The land North of the Syr Darya delta and the Little Aral Sea was the domain of the White Horde Khanate. In 1373 the powerful Urus Khan, a descendant of Chingiz Khan, through his eldest son Jöchi, was crowned ruler of the Horde. He was sixth in line from Orda the son of Jöchi and the brother of Batu. His nephew Toqtamish was in conflict with him and fled to Samarqand to seek aid from Timur-i-lang in 1376. Timur was delighted beyond words to have a descendant of Chingiz as a client and gifted him the territory around the cities of Utrar, Sabran and Sighnakhi, which his ancestor Jöchi had conquered in course of the westward thrust of the Kha’Khan. Toqtamish was attacked twice in his new ulus by Urus Khan, beaten badly and driven to Samarqand. However, Timur-i-lang reinstated him on each occasion. In 1377 Urus Khan demanded the extradition of Toqtamish and threatened to attack Timur-i-lang if he failed to do so. Timur routed Urus in battle on Syr Darya and drove him back to the steppes. Urus then sent his son Qutlugh Buga to slay Toqtamish. Qutlugh scored a major victory, but even as he closed in on Toqtamish, the latter’s personal guard shot Qutlugh through his throat and he fell dead. Urus too died shortly after that defeat and the White Horde passed in to his next son, Toqtaqiya. Toqtaqiya continued the war on his cousin Toqtamish and defeated him and drove him from Sabran. Shortly thereafter Toqtaqiya passed away and his brother Timur-Maliq ascended the throne. He too invaded the domain of Toqtamish again and routed him. However, Timur-i-lang with his troops reinstated him again as the supreme Mongol Khan at Sighnakhi in mid-1377. After this string of crushing defeats, suddenly, the weak Toqtamish’s military talents blossomed. By the end of 1377 he had fattened his horses and gathered a large horde of Mongols. At the height of the severe winter in early 1378, when Timur-Maliq was penned in by the snow near Qara-Tal (shore of the little Aral), Toqtamish marched with his cavalry across the frigid steppes and fell upon the former. Timur-Maliq was killed in the encounter and Toqtamish scored a massive victory. He ascended the throne as the supreme Khan of the White Horde with the sprinkling of Qumis before the 9 Yak tailed banner of the Mongols.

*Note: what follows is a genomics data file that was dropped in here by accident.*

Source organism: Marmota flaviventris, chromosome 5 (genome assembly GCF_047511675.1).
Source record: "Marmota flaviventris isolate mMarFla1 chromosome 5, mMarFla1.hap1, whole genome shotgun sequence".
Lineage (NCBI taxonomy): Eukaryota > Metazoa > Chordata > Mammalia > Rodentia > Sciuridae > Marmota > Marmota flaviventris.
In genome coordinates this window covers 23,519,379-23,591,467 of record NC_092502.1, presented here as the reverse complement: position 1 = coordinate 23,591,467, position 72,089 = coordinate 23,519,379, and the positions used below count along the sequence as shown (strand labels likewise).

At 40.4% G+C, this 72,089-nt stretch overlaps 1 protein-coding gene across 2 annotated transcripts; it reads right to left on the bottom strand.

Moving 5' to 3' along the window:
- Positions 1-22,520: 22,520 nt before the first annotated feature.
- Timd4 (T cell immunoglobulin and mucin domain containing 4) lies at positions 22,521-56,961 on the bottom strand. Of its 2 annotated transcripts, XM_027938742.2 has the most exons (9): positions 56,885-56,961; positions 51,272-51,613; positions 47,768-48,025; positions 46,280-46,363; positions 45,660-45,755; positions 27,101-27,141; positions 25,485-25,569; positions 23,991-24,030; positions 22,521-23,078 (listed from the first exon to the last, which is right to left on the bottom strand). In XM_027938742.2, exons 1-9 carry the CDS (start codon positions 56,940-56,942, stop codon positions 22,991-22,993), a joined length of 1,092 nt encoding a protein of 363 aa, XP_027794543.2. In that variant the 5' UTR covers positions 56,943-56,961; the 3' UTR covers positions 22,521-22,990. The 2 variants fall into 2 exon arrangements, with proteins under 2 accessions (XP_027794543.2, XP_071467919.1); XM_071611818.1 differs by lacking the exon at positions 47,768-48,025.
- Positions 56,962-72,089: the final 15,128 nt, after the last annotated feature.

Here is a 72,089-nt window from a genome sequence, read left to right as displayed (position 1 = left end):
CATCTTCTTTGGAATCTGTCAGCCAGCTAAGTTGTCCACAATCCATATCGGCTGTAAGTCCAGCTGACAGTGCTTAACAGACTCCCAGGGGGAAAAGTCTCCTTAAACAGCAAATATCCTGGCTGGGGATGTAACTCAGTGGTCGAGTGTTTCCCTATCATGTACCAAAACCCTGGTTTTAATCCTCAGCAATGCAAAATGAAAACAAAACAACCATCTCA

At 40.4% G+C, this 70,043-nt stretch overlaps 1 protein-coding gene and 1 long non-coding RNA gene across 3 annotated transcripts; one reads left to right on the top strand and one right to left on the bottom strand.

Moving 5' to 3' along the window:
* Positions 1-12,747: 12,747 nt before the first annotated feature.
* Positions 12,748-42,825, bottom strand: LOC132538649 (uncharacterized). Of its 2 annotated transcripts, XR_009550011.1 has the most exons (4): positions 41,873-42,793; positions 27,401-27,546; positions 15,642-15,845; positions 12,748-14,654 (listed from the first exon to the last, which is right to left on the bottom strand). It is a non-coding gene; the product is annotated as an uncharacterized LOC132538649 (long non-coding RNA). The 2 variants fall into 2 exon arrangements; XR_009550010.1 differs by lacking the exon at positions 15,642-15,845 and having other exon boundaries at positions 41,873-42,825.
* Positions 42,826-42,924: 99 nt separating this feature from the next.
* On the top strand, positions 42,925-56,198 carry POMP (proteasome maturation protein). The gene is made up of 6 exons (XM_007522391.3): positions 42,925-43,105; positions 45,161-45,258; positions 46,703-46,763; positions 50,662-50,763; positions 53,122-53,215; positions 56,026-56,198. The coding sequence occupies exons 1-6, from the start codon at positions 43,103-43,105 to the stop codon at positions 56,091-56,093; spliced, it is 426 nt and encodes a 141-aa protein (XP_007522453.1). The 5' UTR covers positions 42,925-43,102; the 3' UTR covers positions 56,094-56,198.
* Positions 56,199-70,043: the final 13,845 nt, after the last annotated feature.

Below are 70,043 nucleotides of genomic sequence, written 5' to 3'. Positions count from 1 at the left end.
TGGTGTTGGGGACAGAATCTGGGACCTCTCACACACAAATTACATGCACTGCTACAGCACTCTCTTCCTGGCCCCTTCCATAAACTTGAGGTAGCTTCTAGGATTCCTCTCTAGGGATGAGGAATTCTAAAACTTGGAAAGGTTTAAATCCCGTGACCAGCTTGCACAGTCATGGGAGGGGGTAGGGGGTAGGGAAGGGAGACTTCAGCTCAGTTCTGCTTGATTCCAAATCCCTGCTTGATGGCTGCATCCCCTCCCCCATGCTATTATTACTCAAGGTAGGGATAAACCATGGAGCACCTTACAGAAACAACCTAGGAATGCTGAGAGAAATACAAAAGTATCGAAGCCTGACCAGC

Shortly after this, he built his cavalry over the coming spring and marched on Mamai Khan, the ruler of the Golden horde or the Russian Khanate. He forded the Volga and passing south of Moscow crushed the Russian army sent by Dimitri. Toqtamish then advanced towards the north of the Black Sea and near the Sea of Azov smashed the army of Mamai Khan, killed him, and seized the Golden horde in 1380. He set his capital at Sarai on the lower Volga, where he held a Quriltai to mark his re-unification of the great Ulus of Jöchi from Khazakhstan to the gates of Kiev. Toqtamish Khan was acknowledged as the greatest ruler of his times and was said to be renowned for his justice amidst the Mongols. He then decided to re-enact the great conquests of Russia by his ancestors like Orda, Berke and Batu. Accordingly, he assembled a mighty cavalry force in 1382 to invade Christian Russia and conquer Moscow. After the Russian Grand Duke Dimitri’s victory in 1380 against Mamai Khan after a long drawn, fierce battle at Kulikovo, the Russians had taken the Mongol threat lightly. This was to cost the Russians dearly as they were completely unprepared for the invasion of Toqtamish. Toqtamish Khan attacked the cities of Vladimir and Suzdal, and destroyed the them completely. In August of 1382, he suddenly besieged Moscow, and routed the Russian army at the outskirts of the city. The Mongols then fell upon the city with utmost savagery, slaughtered all the inhabitants of the city and looted it completely. Then the buildings were demolished and Moscow was burnt down completely. The swarming Mongol armies next uprooted the city of Yuriel in a campaign conducted at the height of winter and then “turned the city of Mozhaisk into grassland”. Numerous other Russian towns were looted and destroyed. Muscovy was returned to another 100 years of Mongol yoke. Toqtamish then sent a reconnaissance force northwards check out the Lithuanians and destroy them if they were easy targets.